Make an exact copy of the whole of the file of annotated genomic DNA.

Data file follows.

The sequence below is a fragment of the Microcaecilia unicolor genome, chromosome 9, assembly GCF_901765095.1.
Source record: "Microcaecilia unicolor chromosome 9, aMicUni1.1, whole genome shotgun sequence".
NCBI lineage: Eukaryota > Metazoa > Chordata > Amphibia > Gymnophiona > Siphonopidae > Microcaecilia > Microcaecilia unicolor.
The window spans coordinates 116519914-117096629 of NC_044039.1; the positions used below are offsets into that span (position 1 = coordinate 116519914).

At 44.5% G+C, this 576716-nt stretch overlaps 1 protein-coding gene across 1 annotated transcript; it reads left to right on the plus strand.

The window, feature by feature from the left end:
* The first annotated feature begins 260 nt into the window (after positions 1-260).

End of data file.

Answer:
The sequence below is a fragment of the Microcaecilia unicolor genome, chromosome 9, assembly GCF_901765095.1.
Source record: "Microcaecilia unicolor chromosome 9, aMicUni1.1, whole genome shotgun sequence".
NCBI lineage: Eukaryota > Metazoa > Chordata > Amphibia > Gymnophiona > Siphonopidae > Microcaecilia > Microcaecilia unicolor.
The window spans coordinates 116519914-117096629 of NC_044039.1; the positions used below are offsets into that span (position 1 = coordinate 116519914).

At 44.5% G+C, this 576716-nt stretch overlaps 1 protein-coding gene across 1 annotated transcript; it reads left to right on the plus strand.

The window, feature by feature from the left end:
* The first annotated feature begins 260 nt into the window (after positions 1-260).